United States District Court, E.D. Michigan, Southern Division
MEMORANDUM AND ORDER DENYING DEFENDANTS' MOTION TO DISMISS (Doc. 13)
AVERN COHN, District Judge.
This is a patent case. Plaintiff JDS Technologies, Inc. (JDS) has filed a 59-page complaint alleging patent infringement against defendants, Avigilon USA Corporation, Inc. and Avigilon Corporation (collectively, Avigilon). JDS and Avigilon are competitors in the area of video management software and systems. The software, more particularly, provides for accessing and displaying camera images commonly used in security and surveillance applications. The complaint claims that Avigilon has directly, indirectly,  and wilfully infringed U.S. Patent No. 6, 891, 566 (the 566 patent) and U.S. Patent 8, 185, 964 (the 964 patent).
Before the Court is Avigilon's motion to dismiss on the grounds that the complaint fails to contain allegations to support a plausible claim for indirect infringement and willful infringement. Avigilon says that an indirect infringement claim and a wilful infringement claim both requires that a defendant have knowledge of the asserted patent before the complaint is filed. Avigilon says that the complaint falls short because it does not claim that Avigilon had the requisite knowledge of the patents before the complaint was filed.
For the reasons that follow, the motion will be denied.
II. Legal Standard
To survive a Rule 12(b)(6) motion to dismiss, the complaint's "factual allegations must be enough to raise a right to relief above the speculative level on the assumption that all of the allegations in the complaint are true." Bell Atlantic Corp. v. Twombly, 550 U.S. 544, 545 (2007). See also Ass'n of Cleveland Fire Fighters v. City of Cleveland, Ohio, 502 F.3d 545, 548 (6th Cir. 2007). The court is "not bound to accept as true a legal conclusion couched as a factual allegation." Ashcroft v. Iqbal, 556 U.S. 662, 678 (2009) (internal quotation marks and citation omitted). In sum, "[t]o survive a motion to dismiss, a complaint must contain sufficient factual matter, accepted as true, to state a claim for relief that is plausible on its face." Id. at 678 (internal quotation marks and citation omitted).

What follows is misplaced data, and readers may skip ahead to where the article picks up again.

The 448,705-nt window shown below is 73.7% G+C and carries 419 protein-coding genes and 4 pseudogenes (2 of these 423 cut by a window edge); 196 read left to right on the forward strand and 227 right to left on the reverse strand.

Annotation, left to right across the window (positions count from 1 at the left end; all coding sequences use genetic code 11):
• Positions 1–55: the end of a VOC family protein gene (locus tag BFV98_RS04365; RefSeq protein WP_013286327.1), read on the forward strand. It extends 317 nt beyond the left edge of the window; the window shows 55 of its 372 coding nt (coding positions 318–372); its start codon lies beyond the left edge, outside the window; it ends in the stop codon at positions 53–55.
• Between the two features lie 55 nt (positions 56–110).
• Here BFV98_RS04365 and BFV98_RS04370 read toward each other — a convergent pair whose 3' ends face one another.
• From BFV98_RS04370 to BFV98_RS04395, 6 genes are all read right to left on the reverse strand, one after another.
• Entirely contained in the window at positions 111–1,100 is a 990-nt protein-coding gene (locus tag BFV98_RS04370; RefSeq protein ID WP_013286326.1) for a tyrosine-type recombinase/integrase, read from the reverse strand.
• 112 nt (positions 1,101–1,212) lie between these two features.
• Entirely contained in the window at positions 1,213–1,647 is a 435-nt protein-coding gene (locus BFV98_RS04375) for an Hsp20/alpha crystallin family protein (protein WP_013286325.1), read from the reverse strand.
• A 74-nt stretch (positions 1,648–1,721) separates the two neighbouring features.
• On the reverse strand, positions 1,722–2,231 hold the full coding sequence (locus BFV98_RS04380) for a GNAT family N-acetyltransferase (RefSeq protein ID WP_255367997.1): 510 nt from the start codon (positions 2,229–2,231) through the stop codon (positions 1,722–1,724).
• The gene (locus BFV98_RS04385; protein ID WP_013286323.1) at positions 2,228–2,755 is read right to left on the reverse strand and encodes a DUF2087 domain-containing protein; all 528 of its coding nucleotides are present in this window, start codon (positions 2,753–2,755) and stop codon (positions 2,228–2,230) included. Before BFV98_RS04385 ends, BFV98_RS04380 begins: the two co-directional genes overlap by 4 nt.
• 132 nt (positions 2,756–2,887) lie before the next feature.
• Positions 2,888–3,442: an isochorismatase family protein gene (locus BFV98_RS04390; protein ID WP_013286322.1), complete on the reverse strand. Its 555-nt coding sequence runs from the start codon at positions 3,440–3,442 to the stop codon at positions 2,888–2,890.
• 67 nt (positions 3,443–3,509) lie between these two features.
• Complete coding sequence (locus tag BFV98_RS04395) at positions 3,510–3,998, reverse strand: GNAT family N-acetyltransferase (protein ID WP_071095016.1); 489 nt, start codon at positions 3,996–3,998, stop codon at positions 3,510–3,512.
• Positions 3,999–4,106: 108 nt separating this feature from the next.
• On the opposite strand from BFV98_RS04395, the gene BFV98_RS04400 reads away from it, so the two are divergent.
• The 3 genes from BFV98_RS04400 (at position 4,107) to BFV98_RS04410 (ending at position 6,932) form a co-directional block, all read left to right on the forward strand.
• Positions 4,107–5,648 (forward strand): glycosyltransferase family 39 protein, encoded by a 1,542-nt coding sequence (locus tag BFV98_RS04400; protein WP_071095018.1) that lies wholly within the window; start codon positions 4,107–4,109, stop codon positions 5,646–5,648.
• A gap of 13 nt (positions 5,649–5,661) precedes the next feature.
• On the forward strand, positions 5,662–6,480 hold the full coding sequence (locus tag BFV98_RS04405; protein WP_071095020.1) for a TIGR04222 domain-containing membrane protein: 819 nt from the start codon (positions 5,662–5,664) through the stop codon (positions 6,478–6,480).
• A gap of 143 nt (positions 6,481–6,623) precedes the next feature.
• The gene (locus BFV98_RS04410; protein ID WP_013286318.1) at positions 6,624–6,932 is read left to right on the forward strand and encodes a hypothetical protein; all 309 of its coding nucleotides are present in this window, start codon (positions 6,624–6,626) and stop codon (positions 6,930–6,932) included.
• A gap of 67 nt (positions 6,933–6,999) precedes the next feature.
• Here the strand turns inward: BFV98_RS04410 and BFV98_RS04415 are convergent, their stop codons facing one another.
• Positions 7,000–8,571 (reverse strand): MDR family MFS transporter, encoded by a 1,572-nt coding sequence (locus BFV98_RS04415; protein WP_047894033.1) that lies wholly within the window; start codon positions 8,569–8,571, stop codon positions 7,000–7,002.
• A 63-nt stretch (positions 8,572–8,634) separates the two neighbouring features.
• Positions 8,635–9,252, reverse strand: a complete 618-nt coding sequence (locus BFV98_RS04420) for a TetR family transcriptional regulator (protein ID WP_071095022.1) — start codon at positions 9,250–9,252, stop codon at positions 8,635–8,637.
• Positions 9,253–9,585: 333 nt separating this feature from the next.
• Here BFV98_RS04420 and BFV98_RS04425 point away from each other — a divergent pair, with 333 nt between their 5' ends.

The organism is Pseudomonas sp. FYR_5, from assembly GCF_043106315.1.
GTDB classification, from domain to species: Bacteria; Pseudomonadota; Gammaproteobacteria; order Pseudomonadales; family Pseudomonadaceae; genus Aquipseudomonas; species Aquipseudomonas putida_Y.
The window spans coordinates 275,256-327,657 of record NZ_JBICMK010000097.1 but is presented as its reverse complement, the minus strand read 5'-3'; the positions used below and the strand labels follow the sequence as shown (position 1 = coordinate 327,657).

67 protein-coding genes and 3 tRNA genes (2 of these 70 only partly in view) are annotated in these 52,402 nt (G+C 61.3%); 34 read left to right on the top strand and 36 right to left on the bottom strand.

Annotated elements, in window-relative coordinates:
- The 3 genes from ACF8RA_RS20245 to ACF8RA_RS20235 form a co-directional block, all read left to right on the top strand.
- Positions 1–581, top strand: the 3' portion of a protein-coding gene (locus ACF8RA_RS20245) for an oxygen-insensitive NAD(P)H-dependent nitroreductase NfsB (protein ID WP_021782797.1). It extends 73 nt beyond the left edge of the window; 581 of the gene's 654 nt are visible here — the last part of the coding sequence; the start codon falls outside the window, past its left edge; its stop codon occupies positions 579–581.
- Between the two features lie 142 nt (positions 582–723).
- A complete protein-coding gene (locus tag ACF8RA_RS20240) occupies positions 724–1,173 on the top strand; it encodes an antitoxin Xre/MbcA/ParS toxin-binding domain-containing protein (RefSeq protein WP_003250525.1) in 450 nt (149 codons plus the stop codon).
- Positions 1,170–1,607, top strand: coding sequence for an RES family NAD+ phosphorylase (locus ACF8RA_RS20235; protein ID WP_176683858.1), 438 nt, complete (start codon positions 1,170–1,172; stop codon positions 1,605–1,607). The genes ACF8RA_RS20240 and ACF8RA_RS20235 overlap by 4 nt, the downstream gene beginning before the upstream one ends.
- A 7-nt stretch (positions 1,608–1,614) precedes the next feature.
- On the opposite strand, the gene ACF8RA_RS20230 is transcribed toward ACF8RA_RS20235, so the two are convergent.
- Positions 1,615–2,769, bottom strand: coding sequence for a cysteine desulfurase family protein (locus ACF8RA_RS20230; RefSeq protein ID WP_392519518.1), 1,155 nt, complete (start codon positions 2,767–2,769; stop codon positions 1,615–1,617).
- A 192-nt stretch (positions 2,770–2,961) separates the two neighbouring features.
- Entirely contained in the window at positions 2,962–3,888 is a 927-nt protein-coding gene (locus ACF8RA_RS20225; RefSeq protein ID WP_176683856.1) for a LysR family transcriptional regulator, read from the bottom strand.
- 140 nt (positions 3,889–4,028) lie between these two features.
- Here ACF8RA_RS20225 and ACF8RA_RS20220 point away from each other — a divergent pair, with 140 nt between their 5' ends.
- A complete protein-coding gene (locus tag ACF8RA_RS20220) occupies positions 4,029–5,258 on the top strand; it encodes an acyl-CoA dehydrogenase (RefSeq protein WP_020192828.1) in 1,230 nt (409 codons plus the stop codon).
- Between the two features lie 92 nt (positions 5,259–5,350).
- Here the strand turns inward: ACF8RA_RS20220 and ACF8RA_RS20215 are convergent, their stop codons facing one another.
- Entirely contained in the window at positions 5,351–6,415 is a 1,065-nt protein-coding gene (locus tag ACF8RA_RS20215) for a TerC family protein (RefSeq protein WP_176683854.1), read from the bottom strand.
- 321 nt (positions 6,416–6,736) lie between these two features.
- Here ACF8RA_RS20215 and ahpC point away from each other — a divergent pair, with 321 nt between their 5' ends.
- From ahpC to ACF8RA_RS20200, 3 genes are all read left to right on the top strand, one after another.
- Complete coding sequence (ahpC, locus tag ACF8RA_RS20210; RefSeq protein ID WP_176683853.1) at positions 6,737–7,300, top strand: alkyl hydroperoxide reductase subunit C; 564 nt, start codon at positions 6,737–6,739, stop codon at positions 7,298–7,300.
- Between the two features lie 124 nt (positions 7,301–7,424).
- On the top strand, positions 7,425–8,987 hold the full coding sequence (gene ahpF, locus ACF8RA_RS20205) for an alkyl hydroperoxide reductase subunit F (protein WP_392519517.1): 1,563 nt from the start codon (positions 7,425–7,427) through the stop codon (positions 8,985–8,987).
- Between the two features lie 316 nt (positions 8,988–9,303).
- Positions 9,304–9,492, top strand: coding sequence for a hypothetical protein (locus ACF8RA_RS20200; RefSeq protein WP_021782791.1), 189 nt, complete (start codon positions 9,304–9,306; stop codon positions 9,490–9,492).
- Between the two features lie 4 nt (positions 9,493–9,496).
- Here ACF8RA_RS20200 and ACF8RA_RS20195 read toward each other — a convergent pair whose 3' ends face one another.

To state a claim for patent infringement, "a patentee need only plead facts sufficient to place the alleged infringer on notice. This requirement ensures that the accused infringer has sufficient knowledge of the facts alleged to enable it to answer the complaint and defend itself." Venture, Inc. v. Cellco Partnership, 2011 WL 207978, at *2 (N.D. Cal. Jan. 21, 2011) (quoting Phonometrics, Inc. v. Hospitality Franchise Systems, Inc., 203 F.3d 790, 794 (Fed. Cir. 2000)) (internal quotations omitted).
Assuming that pre-suit knowledge is required in order to sufficiently plead a claim for indirect or induced infringement,  the complaint contains the following allegations regarding Avigilon's pre-suit knowledge of the patents-in-suit:
17. JDS and Avigilon are competitors for the sales of video management software.
18. Avigilon is a large and sophisticated company and is aware of the intellectual property rights of others in the video management software industry. On its website at www.avigilon.com, Avigilon states that it provides "industry-leading HD network video management software and megapixel cameras [that] are reinventing surveillance." See www.avigilon.com/about. Upon information and belief, Avigilon regularly conducts searches for patents related to its products. Thus, a reasonable inference is that Avigilon is aware of the Patents-in-Suit. Plaintiff asserts that this reasonable inference is true.
19. JDS prominently marks its video management software with the Patents-in-Suit. JDS has marked its video management software with U.S. Patent No. 6, 891, 566 since shortly after its issuance in 2005. JDS has also marked its video management software with U.S. Patent No. 8, 185, 964 since shortly after its issuance in 2012. Thus, Plaintiff hereby asserts that there is a reasonable inference that Avigilon has had knowledge of the '566 ...